Career Advice

The Joys and Challenges of Working in Higher Education 

Higher education offers a wide palette of different roles. Whether you are looking to work in marketing, catering, administration, teaching, research or management, there is a stunning range of opportunities for you. Higher education is a growing sector. According to a report by Universities UK, the total number of staff at UK higher education institutions increased by nearly 13% between 2007 and 2017. With over 162 higher education institutions in the UK, the opportunities are endless for developing expertise in the sector.

The Joys 


Many people would agree that working in higher education is one of the most exciting sectors to be part of. How would we cope without doctors, scientists and engineers who all receive their education at universities? What would the world look like without world-changing scientific research which improves the quality of our lives day by day? 

Universities offer unparalleled opportunities to transform people’s lives and to be able to positively influence society.  You can create a meaningful contribution and support the development of the next generation. Your work will help others to expand their horizons, see the world through different eyes, and create exciting breakthrough innovations for a better world.  


People working in higher education tend to value lifelong learning as a skill. Universities recognise that developing their employees is paramount to growing their organisation. The list of learning and development opportunities are endless from face to face and online courses, coaching, mentoring and job shadowing to networking, conferences, and volunteering.  

New opportunities open up constantly to respond to emerging trends. Fantastic new jobs are created almost daily to respond to the fast-growing trend of online learning. If you are a quick learner and keen to broaden your skills, you will be able to take on refreshingly new projects and be involved in an emerging trend. 


Universities take the well-being of their staff seriously. More and more campuses offer a range of fitness classes, hobby clubs, women development programmes, counselling, medical and child care.  You might be surprised to discover that universities offer concerts, libraries, theoretical and cinema performances free or at subsidised fees.   


Responding to the fast-growing trend of flexible working, more and more organisations offer flexible working hours including remote working. lists hundreds of full-time, part-time, seasonal, term-time only and freelance positions. Most universities provide generous maternity and paternity leave, as well as outstanding holiday packages (in the region of 40 days a year). Universities promote inclusivity in terms of age, gender and culture, and these are strongly embedded in their recruitment and working processes.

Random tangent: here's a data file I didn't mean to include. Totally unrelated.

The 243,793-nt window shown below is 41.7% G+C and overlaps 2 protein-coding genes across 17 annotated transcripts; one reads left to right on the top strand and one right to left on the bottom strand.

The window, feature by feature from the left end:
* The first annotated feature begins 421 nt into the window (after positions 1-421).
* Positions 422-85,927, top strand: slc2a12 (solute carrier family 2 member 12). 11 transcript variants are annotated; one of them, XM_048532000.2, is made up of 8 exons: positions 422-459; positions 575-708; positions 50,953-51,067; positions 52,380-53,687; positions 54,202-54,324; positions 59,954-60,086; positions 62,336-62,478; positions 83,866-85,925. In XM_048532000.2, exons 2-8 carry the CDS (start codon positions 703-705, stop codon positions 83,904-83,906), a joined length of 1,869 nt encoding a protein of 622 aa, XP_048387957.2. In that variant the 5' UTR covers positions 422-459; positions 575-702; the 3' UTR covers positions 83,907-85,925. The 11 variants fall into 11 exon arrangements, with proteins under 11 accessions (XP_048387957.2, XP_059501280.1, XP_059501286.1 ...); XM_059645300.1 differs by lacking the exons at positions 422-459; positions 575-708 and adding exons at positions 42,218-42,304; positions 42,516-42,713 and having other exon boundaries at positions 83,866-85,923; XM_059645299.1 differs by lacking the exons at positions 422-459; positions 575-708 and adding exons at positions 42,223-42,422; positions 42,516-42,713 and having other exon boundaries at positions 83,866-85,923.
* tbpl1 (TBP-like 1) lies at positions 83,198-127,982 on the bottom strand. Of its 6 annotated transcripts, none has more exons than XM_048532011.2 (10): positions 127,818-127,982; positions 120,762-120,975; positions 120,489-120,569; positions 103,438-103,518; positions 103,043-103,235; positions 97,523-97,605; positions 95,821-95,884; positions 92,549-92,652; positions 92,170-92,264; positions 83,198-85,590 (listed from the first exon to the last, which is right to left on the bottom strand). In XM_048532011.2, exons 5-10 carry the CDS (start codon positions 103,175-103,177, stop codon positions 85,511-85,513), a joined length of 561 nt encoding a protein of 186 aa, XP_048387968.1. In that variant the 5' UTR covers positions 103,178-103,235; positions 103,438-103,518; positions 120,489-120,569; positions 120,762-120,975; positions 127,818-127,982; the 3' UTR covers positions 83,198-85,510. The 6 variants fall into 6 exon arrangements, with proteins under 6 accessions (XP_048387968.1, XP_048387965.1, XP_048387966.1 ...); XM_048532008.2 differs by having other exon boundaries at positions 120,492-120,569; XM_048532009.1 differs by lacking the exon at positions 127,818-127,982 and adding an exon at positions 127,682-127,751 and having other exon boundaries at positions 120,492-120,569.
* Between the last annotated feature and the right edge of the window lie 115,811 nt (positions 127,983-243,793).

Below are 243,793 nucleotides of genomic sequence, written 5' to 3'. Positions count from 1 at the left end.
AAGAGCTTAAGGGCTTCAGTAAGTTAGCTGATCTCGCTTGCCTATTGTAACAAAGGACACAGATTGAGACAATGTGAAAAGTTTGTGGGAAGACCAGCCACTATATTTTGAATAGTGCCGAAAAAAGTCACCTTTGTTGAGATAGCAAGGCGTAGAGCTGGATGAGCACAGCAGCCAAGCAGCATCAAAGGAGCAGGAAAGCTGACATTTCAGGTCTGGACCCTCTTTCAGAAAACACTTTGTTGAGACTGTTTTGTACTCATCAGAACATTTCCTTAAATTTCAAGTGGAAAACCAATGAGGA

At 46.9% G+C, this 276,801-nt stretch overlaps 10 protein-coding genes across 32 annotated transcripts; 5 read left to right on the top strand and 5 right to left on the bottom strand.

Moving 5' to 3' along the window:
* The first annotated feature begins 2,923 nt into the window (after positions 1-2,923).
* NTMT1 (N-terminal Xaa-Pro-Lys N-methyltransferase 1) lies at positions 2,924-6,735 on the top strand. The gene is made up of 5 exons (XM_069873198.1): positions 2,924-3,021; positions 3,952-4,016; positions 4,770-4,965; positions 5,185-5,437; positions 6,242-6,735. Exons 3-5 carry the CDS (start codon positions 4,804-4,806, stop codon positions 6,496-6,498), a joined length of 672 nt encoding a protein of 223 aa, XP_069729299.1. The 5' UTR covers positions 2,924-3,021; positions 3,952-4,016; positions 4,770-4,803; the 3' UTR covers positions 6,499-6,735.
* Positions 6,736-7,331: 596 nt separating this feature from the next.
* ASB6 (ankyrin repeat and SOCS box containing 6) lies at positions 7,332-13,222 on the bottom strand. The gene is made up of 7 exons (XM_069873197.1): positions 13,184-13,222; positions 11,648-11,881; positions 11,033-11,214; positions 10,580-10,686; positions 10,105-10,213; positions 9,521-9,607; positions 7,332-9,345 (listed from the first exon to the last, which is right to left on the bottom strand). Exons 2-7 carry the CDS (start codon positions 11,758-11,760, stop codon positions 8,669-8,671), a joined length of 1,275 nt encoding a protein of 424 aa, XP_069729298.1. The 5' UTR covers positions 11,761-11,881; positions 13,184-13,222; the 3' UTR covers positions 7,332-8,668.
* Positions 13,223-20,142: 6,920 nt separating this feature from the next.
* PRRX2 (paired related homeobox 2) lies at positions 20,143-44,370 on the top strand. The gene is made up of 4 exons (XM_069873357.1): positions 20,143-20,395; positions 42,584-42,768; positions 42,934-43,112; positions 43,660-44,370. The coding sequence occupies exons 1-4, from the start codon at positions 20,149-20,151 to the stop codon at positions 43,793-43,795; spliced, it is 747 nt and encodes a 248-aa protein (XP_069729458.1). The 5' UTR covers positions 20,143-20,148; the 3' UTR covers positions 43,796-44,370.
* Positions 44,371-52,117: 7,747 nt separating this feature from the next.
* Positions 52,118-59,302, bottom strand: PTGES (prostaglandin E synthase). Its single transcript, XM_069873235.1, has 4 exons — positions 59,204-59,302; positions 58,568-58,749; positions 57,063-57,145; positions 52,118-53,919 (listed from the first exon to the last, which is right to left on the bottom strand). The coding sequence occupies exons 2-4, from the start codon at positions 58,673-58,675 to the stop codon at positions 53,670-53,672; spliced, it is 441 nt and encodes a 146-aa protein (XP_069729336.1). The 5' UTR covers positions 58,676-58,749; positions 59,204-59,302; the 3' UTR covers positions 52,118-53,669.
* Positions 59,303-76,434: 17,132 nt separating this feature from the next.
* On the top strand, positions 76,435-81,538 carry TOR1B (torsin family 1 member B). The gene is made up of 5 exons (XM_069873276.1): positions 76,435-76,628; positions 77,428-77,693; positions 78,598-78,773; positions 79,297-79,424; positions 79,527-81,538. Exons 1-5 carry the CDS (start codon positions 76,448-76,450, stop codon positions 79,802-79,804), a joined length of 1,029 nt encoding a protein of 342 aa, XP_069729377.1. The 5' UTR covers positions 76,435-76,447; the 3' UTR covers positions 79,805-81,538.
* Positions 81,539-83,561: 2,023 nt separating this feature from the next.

The Challenges 


Universities are complex with many layers of job roles and intricate hierarchies. Committees play a key part in approving major changes and decision making can be slow because of the number of individuals involved in the process.  Within large and complex universities it can sometimes be frustrating to deal with lengthy procedures. But if you can be patient and keep looking towards the outcome, your passion for the work makes up for it. 


Working in higher education, you may or may not immediately see tangible results of your work. As a lecturer, you may realise what a fantastic difference your work has made when your students submit exceptional dissertations in their final year. As an events manager, you feel a sense of pride when conference attendees send you thank you notes and tell you what a well-organised and invaluable event you have put together. As a careers advisor, you may only learn years later what an incredible difference your guidance made to a student’s career direction. Rest assured. Your work within higher education serves an important cause.  


People who specialise within very narrow fields may feel that opportunities dwindle the higher you aspire. After investing years of education and experience to get to where you are, you may end up with doubts over your chosen career. But there are so many opportunities to diversify in HE that one solution could be not to run away, but to reflect on how you can re-energise and reinvent your career.

Working in higher education is one of the most rewarding sectors you can be part of. It has an abundance of its own unique joys, as well as occasional challenges. It provides flexibility, learning and development opportunities, and wellbeing initiatives to employees. It is an area which contributes to building a successful society and developing future generations.  

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